From the Dean: No going back
I’ve been involved in several educational encounters recently that got me thinking about some aspects of educational delivery methodology now and especially in the future. The first two were in-person teaching sessions I had: one where I taught cardiovascular patient management to a physician assistant class, and the other when I helped run a cardiopulmonary resuscitation (CPR) boot camp for second-year medical students just prior to the start of their clinical rotations. I haven’t done much in-person teaching since the start of the pandemic in 2020, and I was thrilled to be back in the classroom and simulation center instead of teaching virtually. There is no question that it is much easier to connect with students when we are all together in the same room, and where I can get a good feel if the students are “getting it” by watching their body language.
The CPR boot camp experience also was great fun, but it emphasized another key principle related to virtual education – I really don’t know how one would teach, let alone actually perform, CPR other than in person. During the exercise, each of the six students in the group rotated through the six team positions (team leader, chest compressor, airway specialist, medication provider, recorder, and monitor manager) and practiced the specific duties of the position while learning how to be an effective team member. It seems to me that such an exercise would be essentially impossible to do other than in-person and face-to-face.
On the other hand, I’m involved in an all-virtual learning experience this week that has been awesome! My wife Dr. Susan Farkas and I are involved in a four-day Mayo Clinic continuing medical education course in cardiology. It is a review and update of the latest developments in the field, presented by highly experienced and knowledgeable clinician-investigators. The course is hybrid, meaning that some participants are in-person with the lecturers, but many of us (like Susan and me) are viewing online.
We can watch from the comfort of our study and chat with each other if we have a question, without disturbing others. And if we have to miss one of the live presentations (such as during the day today when I’m seeing patients in clinic), we can review the recordings of the sessions we’ve missed at a later date.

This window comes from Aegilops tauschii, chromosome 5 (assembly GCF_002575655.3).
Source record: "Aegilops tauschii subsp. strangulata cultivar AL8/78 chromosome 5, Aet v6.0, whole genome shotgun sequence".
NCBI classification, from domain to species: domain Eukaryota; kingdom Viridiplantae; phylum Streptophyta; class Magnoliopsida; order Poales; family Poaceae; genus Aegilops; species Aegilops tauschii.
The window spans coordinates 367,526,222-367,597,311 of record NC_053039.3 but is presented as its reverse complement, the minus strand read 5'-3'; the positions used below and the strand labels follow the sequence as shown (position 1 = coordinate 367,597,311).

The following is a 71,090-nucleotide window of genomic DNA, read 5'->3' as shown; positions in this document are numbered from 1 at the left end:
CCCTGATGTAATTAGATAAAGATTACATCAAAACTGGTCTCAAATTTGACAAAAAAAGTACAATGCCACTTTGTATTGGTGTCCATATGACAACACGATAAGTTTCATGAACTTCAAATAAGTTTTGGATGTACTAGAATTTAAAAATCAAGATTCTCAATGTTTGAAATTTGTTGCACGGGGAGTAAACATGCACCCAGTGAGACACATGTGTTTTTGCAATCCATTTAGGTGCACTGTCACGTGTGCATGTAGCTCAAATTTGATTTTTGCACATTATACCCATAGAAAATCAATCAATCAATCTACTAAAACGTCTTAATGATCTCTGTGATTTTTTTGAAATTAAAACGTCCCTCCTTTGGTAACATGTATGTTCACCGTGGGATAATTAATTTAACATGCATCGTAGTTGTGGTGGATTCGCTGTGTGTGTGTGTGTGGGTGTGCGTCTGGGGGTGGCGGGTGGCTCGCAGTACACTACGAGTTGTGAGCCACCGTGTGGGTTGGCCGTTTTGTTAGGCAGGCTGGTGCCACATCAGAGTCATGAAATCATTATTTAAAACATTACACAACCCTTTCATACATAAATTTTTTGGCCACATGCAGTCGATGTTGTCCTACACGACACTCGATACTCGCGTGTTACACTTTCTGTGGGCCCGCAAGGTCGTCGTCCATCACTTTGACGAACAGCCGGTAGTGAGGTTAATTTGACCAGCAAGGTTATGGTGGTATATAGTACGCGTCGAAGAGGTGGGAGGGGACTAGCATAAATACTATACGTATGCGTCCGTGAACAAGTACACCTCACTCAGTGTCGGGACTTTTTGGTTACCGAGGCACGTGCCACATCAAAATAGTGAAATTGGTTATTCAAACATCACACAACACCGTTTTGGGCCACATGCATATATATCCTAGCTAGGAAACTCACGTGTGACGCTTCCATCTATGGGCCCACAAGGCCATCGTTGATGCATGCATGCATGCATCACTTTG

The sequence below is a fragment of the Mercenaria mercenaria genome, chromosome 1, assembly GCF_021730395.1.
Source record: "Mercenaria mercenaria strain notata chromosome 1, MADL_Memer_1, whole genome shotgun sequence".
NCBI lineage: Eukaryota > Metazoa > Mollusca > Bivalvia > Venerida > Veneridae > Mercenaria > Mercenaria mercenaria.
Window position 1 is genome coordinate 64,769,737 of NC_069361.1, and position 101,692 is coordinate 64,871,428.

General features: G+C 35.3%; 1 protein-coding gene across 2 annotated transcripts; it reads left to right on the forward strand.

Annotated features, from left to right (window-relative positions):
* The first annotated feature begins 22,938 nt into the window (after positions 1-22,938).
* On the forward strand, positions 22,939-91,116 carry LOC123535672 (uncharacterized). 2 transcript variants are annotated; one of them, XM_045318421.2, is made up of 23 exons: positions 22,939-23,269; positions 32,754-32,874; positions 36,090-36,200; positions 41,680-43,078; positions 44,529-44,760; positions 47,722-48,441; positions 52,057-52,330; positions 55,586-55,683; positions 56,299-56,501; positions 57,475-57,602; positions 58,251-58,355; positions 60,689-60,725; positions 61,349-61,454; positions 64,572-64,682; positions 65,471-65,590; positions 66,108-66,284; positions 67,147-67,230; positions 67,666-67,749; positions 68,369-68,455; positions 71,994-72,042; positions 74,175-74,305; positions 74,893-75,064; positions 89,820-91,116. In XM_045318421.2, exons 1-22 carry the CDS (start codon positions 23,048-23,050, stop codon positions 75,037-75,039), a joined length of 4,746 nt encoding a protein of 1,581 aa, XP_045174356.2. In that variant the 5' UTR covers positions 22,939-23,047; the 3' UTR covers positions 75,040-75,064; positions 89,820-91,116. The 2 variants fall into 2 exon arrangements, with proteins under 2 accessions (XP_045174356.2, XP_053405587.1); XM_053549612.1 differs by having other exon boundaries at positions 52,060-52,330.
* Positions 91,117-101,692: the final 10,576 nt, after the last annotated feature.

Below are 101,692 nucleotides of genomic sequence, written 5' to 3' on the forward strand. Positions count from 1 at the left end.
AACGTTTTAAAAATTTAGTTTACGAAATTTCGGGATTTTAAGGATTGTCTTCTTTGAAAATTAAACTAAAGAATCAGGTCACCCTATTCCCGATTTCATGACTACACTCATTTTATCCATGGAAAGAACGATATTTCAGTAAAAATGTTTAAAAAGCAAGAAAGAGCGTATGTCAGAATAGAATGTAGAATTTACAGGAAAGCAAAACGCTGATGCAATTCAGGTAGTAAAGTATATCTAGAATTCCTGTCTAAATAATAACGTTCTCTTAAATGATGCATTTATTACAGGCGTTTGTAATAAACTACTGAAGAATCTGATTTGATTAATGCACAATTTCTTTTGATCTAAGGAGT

A number of factors have contributed to making this virtual experience so positive. Importantly, the quality of the audio and video is outstanding. The video is high-resolution, and the sound quality is excellent. There is an online tool that allows participants to painlessly pose questions that then are answered. The presenters are excellent and comfortable with the technological issues involved in such a hybrid presentation. Fortunately, only a few years ago the State of North Dakota authorized us to build our new SMHS building in Grand Forks to include this capacity for distance education. As such, the building has the latest in audio-visual and wireless technology, at least for now. And while such technologies have yet to be fully implemented at our other regional clinical campuses, we’re getting there.
Thus, it is clear to me from these recent experiences that both in-person and virtual learning environments are valuable when done right. Importantly, I can’t imagine that we’ll return to the “old days” prior to the start of the pandemic. I have no doubt that a hybrid blend in education – and in the workplace in general – is here to stay. The challenge will be to get the balance right, but the expectation of returning in the future to a near-100 percent live work/education experience seems to me to be unrealistic, given what we’ve learned over the past three years. The issues will be to get the right blend of live in-person and virtual experiences, and to ensure that the technology for the virtual experiences is of the first order. One look at the parking lot in front of our building in Grand Forks on any given day confirms that for many of us, a mixture of in-person and virtual teaching and work delivery methods is already a reality.
I’d welcome any comments or feedback you may have. But I have to run right now – another lecture in the Mayo Clinic cardiology course is about to start and I need to tune in!
Joshua Wynne, MD, MBA, MPH
Vice President for Health Affairs, UND
Dean, UND School of Medicine & Health Sciences